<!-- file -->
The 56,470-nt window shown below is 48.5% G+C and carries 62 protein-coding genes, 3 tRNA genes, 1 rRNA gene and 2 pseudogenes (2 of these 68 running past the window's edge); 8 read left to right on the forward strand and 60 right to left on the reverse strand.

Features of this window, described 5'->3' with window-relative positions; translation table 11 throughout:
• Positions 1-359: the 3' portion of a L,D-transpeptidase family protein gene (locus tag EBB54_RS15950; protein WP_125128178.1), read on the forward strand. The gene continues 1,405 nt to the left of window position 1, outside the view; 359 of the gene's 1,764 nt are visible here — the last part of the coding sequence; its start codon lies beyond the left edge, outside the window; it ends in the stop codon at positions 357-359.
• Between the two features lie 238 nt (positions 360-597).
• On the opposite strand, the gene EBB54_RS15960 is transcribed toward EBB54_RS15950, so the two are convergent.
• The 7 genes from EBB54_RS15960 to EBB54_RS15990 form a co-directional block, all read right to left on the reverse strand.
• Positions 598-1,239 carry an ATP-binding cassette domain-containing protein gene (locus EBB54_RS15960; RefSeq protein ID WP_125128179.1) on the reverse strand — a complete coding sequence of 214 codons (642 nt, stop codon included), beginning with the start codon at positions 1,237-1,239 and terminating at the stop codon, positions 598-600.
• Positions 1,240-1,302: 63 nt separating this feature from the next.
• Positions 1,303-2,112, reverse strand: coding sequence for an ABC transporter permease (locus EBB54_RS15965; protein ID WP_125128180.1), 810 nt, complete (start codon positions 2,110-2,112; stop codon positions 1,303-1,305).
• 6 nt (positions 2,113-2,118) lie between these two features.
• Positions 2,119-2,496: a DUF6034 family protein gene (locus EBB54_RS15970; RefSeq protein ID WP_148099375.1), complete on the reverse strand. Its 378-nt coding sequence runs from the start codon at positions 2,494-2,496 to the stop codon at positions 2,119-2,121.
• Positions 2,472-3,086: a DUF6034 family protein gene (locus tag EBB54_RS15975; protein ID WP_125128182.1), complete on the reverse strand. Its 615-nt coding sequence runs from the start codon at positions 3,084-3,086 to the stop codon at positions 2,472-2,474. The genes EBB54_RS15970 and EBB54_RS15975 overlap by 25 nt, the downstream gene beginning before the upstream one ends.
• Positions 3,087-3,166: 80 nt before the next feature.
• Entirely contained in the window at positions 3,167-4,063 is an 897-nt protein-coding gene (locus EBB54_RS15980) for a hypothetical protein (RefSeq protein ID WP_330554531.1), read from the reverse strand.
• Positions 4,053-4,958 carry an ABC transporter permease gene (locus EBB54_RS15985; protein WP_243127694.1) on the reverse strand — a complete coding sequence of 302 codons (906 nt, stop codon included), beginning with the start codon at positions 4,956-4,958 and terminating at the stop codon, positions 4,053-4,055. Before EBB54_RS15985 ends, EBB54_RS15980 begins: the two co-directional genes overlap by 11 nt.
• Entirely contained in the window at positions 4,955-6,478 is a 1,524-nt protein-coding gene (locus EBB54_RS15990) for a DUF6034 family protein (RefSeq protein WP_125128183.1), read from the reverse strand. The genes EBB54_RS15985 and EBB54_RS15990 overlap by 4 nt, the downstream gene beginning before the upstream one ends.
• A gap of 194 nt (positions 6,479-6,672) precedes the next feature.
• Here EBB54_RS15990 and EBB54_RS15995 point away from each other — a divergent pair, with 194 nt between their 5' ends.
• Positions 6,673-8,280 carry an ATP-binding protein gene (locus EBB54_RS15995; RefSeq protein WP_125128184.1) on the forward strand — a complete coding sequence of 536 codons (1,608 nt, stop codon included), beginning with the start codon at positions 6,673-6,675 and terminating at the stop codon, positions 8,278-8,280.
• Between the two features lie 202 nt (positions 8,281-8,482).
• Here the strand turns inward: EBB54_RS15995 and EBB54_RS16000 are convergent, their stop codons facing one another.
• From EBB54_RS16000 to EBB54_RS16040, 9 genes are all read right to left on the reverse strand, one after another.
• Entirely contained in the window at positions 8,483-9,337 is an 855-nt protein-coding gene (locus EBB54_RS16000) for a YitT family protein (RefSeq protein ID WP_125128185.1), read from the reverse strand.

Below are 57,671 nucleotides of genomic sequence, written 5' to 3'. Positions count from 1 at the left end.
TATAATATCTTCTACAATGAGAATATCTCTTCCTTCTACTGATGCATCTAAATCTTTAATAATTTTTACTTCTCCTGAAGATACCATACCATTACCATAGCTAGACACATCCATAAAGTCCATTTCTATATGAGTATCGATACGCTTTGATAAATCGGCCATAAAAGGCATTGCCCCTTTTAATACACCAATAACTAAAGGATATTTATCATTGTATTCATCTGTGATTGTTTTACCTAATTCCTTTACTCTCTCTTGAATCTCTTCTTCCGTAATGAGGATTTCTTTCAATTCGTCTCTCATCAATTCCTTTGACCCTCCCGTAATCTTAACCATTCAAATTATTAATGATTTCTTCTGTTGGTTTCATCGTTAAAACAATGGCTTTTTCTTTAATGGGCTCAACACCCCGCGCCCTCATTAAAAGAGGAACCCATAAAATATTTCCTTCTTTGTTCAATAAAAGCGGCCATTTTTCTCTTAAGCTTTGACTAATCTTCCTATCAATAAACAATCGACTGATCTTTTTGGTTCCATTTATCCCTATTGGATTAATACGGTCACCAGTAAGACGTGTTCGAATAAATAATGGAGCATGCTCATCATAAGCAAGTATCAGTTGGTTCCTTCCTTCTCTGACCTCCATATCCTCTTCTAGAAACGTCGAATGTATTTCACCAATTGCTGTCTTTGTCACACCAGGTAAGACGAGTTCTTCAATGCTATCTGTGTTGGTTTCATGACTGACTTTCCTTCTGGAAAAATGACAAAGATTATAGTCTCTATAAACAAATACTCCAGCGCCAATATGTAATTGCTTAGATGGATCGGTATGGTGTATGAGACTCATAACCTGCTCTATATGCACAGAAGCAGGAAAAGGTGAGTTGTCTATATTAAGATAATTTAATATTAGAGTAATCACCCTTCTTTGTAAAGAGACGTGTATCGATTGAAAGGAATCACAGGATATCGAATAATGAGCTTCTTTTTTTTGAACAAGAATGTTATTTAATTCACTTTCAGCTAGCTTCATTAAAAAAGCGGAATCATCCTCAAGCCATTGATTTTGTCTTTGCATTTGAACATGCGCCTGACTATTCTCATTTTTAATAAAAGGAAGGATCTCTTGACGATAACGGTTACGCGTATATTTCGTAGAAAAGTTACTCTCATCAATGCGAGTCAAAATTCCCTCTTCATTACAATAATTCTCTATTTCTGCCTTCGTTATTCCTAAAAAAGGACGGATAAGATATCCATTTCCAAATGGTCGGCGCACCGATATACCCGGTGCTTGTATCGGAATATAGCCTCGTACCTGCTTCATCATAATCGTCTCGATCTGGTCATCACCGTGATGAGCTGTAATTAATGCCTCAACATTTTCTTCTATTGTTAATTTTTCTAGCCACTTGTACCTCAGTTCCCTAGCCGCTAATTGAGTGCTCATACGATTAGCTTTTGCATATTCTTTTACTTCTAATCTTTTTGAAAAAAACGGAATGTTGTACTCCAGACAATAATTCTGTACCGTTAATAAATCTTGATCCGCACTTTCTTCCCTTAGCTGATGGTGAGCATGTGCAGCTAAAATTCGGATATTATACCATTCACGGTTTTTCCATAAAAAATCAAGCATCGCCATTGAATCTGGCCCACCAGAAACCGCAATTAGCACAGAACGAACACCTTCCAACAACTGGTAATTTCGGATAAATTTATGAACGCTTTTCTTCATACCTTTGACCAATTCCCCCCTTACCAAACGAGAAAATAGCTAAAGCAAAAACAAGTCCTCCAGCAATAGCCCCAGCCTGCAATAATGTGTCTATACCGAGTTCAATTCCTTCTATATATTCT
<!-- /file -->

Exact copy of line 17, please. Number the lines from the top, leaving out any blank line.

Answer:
• A gap of 194 nt (positions 6,479-6,672) precedes the next feature.